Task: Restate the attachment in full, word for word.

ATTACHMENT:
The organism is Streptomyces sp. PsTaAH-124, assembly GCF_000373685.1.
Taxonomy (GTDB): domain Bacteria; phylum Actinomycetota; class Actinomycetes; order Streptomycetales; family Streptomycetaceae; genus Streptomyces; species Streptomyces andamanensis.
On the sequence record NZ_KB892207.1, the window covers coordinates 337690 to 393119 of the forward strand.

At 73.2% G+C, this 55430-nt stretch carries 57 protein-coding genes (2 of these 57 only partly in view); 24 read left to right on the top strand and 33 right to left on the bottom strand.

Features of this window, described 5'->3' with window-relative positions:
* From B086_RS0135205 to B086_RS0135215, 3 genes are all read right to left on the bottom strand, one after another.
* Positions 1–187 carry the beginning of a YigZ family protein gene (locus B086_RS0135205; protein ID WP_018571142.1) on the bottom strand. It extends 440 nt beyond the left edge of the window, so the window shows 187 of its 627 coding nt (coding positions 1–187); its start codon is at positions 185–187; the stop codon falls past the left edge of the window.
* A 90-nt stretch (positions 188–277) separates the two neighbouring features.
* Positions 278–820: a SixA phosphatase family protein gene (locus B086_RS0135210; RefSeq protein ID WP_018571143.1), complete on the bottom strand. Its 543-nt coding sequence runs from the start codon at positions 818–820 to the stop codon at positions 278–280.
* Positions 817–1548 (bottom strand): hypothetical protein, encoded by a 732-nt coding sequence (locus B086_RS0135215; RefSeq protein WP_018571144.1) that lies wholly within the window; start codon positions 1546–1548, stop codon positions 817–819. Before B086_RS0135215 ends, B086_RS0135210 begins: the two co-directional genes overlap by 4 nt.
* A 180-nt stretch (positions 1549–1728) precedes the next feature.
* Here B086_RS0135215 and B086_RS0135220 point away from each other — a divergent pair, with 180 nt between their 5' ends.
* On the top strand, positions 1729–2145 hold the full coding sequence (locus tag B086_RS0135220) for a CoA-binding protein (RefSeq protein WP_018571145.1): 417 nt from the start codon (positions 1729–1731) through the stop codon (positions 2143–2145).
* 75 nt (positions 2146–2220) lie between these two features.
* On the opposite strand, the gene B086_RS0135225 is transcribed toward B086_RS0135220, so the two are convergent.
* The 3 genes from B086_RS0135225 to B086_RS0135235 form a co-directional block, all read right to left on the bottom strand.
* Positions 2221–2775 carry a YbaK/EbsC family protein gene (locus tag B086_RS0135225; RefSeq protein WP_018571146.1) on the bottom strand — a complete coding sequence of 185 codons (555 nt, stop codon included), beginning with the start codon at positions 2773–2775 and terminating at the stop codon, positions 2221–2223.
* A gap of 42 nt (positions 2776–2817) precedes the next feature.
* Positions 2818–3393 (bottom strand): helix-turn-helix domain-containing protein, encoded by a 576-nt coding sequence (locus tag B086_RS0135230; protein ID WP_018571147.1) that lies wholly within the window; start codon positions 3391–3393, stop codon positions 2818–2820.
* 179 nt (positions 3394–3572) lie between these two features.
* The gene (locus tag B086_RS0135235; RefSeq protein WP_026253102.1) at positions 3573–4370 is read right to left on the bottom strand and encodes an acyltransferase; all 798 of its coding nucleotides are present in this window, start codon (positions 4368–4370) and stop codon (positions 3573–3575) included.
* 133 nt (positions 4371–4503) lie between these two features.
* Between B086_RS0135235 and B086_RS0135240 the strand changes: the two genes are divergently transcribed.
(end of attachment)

The organism is Streptomyces sp. PsTaAH-124, assembly GCF_000373685.1.
Taxonomy (GTDB): domain Bacteria; phylum Actinomycetota; class Actinomycetes; order Streptomycetales; family Streptomycetaceae; genus Streptomyces; species Streptomyces andamanensis.
On the sequence record NZ_KB892207.1, the window covers coordinates 337690 to 393119 of the forward strand.

At 73.2% G+C, this 55430-nt stretch carries 57 protein-coding genes (2 of these 57 only partly in view); 24 read left to right on the top strand and 33 right to left on the bottom strand.

Features of this window, described 5'->3' with window-relative positions:
* From B086_RS0135205 to B086_RS0135215, 3 genes are all read right to left on the bottom strand, one after another.
* Positions 1–187 carry the beginning of a YigZ family protein gene (locus B086_RS0135205; protein ID WP_018571142.1) on the bottom strand. It extends 440 nt beyond the left edge of the window, so the window shows 187 of its 627 coding nt (coding positions 1–187); its start codon is at positions 185–187; the stop codon falls past the left edge of the window.
* A 90-nt stretch (positions 188–277) separates the two neighbouring features.
* Positions 278–820: a SixA phosphatase family protein gene (locus B086_RS0135210; RefSeq protein ID WP_018571143.1), complete on the bottom strand. Its 543-nt coding sequence runs from the start codon at positions 818–820 to the stop codon at positions 278–280.
* Positions 817–1548 (bottom strand): hypothetical protein, encoded by a 732-nt coding sequence (locus B086_RS0135215; RefSeq protein WP_018571144.1) that lies wholly within the window; start codon positions 1546–1548, stop codon positions 817–819. Before B086_RS0135215 ends, B086_RS0135210 begins: the two co-directional genes overlap by 4 nt.
* A 180-nt stretch (positions 1549–1728) precedes the next feature.
* Here B086_RS0135215 and B086_RS0135220 point away from each other — a divergent pair, with 180 nt between their 5' ends.
* On the top strand, positions 1729–2145 hold the full coding sequence (locus tag B086_RS0135220) for a CoA-binding protein (RefSeq protein WP_018571145.1): 417 nt from the start codon (positions 1729–1731) through the stop codon (positions 2143–2145).
* 75 nt (positions 2146–2220) lie between these two features.
* On the opposite strand, the gene B086_RS0135225 is transcribed toward B086_RS0135220, so the two are convergent.
* The 3 genes from B086_RS0135225 to B086_RS0135235 form a co-directional block, all read right to left on the bottom strand.
* Positions 2221–2775 carry a YbaK/EbsC family protein gene (locus tag B086_RS0135225; RefSeq protein WP_018571146.1) on the bottom strand — a complete coding sequence of 185 codons (555 nt, stop codon included), beginning with the start codon at positions 2773–2775 and terminating at the stop codon, positions 2221–2223.
* A gap of 42 nt (positions 2776–2817) precedes the next feature.
* Positions 2818–3393 (bottom strand): helix-turn-helix domain-containing protein, encoded by a 576-nt coding sequence (locus tag B086_RS0135230; protein ID WP_018571147.1) that lies wholly within the window; start codon positions 3391–3393, stop codon positions 2818–2820.
* 179 nt (positions 3394–3572) lie between these two features.
* The gene (locus tag B086_RS0135235; RefSeq protein WP_026253102.1) at positions 3573–4370 is read right to left on the bottom strand and encodes an acyltransferase; all 798 of its coding nucleotides are present in this window, start codon (positions 4368–4370) and stop codon (positions 3573–3575) included.
* 133 nt (positions 4371–4503) lie between these two features.
* Between B086_RS0135235 and B086_RS0135240 the strand changes: the two genes are divergently transcribed.